Operation Thursday by the Chindits was the second largest Airborne operation in the war...
Absolute nonsense.

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Re: Chindits-"in the guts of the enemy"

Post by LineDoggie » 26 Mar 2023 23:01

Lightbob wrote:
31 Jul 2011 15:40
Regarding the American M1 Carbine carried by Major Lumley. The weapon was purchased by the British for use among others by the Chindits.
No it wasnt, M1 carbines were Lend Lease to the tune of 25,362 M1 and M1A1 carbines pre 1945. Later the British purchased some 175,404 U.S. M1 Carbines between Oct 1950 and 1963
Lightbob wrote:
31 Jul 2011 15:40
Alas it was found to have insufficient hitting power, it being little more than a two handed pistol.
Alas that's a myth, stand in front of an M1 carbine an let someone shoot you and then say it has no power

.30 Carbine 110Grn FMJ Bullet @ 1,990 FPS with 967 Ft Lbs





Lightbob wrote:
31 Jul 2011 15:40

As an after thought; Operation Thursday by the Chindits was the second largest Airborne operation in the war when 25,000 men mules guns etc where flown in and maintained I suppose getting 20,000 pack mules was a problem, but they had found a way round it by using horses from Australia and they use of elephants and bullock carts.
Um no it wasn't Air transporting is not Airborne Assaults (Parachute and Glider)



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Re: Chindits-"in the guts of the enemy"

Post by Empiricist » 27 Mar 2023 08:09

The 5318th PAU (later 1st ACG) had in Operation Thursday 13 C-47s only. Next 13 C-47s detached USAAF Troop Carrier Command. 26 C-47s only worked over Burma in total to support Opration Thursday.

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Re: Chindits-"in the guts of the enemy"

Post by Empiricist » 27 Apr 2023 21:01

Peter H wrote:
18 Jun 2011 10:17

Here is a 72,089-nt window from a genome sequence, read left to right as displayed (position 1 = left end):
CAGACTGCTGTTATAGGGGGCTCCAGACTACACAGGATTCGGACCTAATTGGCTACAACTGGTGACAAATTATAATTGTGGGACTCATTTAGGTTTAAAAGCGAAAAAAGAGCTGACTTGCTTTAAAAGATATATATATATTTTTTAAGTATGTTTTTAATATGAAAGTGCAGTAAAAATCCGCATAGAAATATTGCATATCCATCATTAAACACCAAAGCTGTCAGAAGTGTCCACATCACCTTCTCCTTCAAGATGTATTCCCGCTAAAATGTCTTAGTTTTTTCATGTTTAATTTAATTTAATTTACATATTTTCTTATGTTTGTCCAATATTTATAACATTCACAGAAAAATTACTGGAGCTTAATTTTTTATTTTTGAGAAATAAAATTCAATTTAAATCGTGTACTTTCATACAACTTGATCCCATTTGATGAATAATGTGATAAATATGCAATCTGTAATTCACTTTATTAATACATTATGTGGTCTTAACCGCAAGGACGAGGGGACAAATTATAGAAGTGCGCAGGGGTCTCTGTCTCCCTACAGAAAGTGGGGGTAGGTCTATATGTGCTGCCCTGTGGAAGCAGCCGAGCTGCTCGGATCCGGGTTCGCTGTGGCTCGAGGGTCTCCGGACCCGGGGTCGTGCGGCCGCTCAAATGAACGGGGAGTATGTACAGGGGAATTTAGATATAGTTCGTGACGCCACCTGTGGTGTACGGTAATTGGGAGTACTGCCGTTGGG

Combat Ace Led Early Commando Operations
http://online.wsj.com/article/SB1000142 ... 41610.html

Major-General John Alison has passed away:
In 1944, as co-commanders of the first Air Commando Force, Alison and Lt. Col. Philip Cochran organized an unprecedented operation inside Burma—now Myanmar—then occupied by experienced Japanese jungle fighters.

Using a combined force of fighter planes, bombers, transports, gliders, ambulance planes and newfangled helicopters, the commanders established fortified bases behind Japanese lines in Burma, greatly facilitating a larger assault from British forces. Mr. Alison personally led the force into action, piloting a glider and 15 men to an improvised landing area in a teak forest.
From: http://thecompanyclerk.blogspot.com/201 ... andos.html

Alison,Wingate and Cochran
A little tidbit related to Alison. Before Operation Thursday he took to India two pistols -- Colt Woodsman (he used it during pre-Operation exercises) and .45 Auto he was armed with after landing in Burma behind Japanese lines.

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Re: Chindits-"in the guts of the enemy"

Post by Empiricist » 27 Apr 2023 21:06

Peter H wrote:
27 May 2008 07:21
Some photos here as well:

http://www.militaryphotos.net/forums/sh ... hp?t=66205

US Air Commandos in cammos can be seen here.These were the glider crews.

Image


More on Calvert:
Mike Calvert was said to be the man who had killed the most enemies soldiers with his on hands. Actually he reports in his biography how he kills a Japanese officer in a river. They both wanted to take a bath and did not recognise each other until they were both nude in the river. It came to a fight and Calvert knocked the Japanese down and drowned him...
The US glider pilots in this pic have rare Westinghouse camo liners on their heads.

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Re: Chindits-"in the guts of the enemy"

Post by Richard Stone » 09 Jul 2023 18:20

The attached article is a condensed version of a 1944 British Army report about the Chindits. The article was prepared to serve as a press release to the public and to military offices in other theaters.

This copy of the report was printed in the October 1944 edition of the USA professional military reference magazine ‘Military Review’.

Combat Notes - Mil Review Oct 1944 - Chindits-1.png
Combat Notes - Mil Review Oct 1944 - Chindits-2.png
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Re: Chindits-"in the guts of the enemy"

Post by Sheldrake » 10 Jul 2023 10:19

I once worked for the man who rescued Mike Calvert. My boss was the head of Remembrance Travel at the RoyalBritish Legion. He claimed to have heard that Mike Calvert was a down and out in Glasgow. He found him and helped him to get grace and favour accommodation. (I think in one of the Charterhouses in London) He recorded an interview with Calvert whioch was available from the Royal British Legion on CD. Calvert had been dismissed from the army after accuisations of paerdophilia.

Orde Wingate was my commanding officer. That is Orde Wingate junior, who commanded the Honourable Artillery Company, a British reserve unit.